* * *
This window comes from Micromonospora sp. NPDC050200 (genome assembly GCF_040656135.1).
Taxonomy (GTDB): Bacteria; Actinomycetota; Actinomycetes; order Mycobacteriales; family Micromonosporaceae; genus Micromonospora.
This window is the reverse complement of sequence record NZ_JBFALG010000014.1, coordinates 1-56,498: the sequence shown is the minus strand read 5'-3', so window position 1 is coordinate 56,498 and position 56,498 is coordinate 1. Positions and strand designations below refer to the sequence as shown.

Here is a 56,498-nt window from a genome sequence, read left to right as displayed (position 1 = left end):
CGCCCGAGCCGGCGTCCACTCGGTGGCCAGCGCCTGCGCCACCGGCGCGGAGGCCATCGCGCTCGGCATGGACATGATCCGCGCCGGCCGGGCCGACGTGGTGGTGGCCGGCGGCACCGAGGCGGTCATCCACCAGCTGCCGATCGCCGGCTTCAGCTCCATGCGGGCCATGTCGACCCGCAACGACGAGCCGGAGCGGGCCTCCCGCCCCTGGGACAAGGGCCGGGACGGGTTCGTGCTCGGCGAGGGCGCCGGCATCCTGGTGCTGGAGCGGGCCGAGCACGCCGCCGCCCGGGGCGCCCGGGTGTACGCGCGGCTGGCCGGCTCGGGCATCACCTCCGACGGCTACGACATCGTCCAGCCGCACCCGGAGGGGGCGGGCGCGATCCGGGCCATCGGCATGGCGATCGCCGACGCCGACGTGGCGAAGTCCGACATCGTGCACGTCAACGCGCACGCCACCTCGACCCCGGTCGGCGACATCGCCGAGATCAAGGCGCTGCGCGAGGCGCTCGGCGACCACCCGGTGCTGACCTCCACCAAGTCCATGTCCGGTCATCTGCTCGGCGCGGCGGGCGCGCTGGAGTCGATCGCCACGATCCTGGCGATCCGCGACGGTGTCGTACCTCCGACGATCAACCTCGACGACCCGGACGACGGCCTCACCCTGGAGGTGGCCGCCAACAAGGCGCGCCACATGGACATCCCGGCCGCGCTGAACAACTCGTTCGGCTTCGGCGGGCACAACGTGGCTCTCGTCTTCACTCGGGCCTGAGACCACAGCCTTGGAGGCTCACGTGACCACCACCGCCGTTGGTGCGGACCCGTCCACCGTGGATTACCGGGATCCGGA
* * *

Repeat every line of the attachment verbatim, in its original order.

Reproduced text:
This window comes from Micromonospora sp. NPDC050200 (genome assembly GCF_040656135.1).
Taxonomy (GTDB): Bacteria; Actinomycetota; Actinomycetes; order Mycobacteriales; family Micromonosporaceae; genus Micromonospora.
This window is the reverse complement of sequence record NZ_JBFALG010000014.1, coordinates 1-56,498: the sequence shown is the minus strand read 5'-3', so window position 1 is coordinate 56,498 and position 56,498 is coordinate 1. Positions and strand designations below refer to the sequence as shown.

Here is a 56,498-nt window from a genome sequence, read left to right as displayed (position 1 = left end):
CGCCCGAGCCGGCGTCCACTCGGTGGCCAGCGCCTGCGCCACCGGCGCGGAGGCCATCGCGCTCGGCATGGACATGATCCGCGCCGGCCGGGCCGACGTGGTGGTGGCCGGCGGCACCGAGGCGGTCATCCACCAGCTGCCGATCGCCGGCTTCAGCTCCATGCGGGCCATGTCGACCCGCAACGACGAGCCGGAGCGGGCCTCCCGCCCCTGGGACAAGGGCCGGGACGGGTTCGTGCTCGGCGAGGGCGCCGGCATCCTGGTGCTGGAGCGGGCCGAGCACGCCGCCGCCCGGGGCGCCCGGGTGTACGCGCGGCTGGCCGGCTCGGGCATCACCTCCGACGGCTACGACATCGTCCAGCCGCACCCGGAGGGGGCGGGCGCGATCCGGGCCATCGGCATGGCGATCGCCGACGCCGACGTGGCGAAGTCCGACATCGTGCACGTCAACGCGCACGCCACCTCGACCCCGGTCGGCGACATCGCCGAGATCAAGGCGCTGCGCGAGGCGCTCGGCGACCACCCGGTGCTGACCTCCACCAAGTCCATGTCCGGTCATCTGCTCGGCGCGGCGGGCGCGCTGGAGTCGATCGCCACGATCCTGGCGATCCGCGACGGTGTCGTACCTCCGACGATCAACCTCGACGACCCGGACGACGGCCTCACCCTGGAGGTGGCCGCCAACAAGGCGCGCCACATGGACATCCCGGCCGCGCTGAACAACTCGTTCGGCTTCGGCGGGCACAACGTGGCTCTCGTCTTCACTCGGGCCTGAGACCACAGCCTTGGAGGCTCACGTGACCACCACCGCCGTTGGTGCGGACCCGTCCACCGTGGATTACCGGGATCCGGA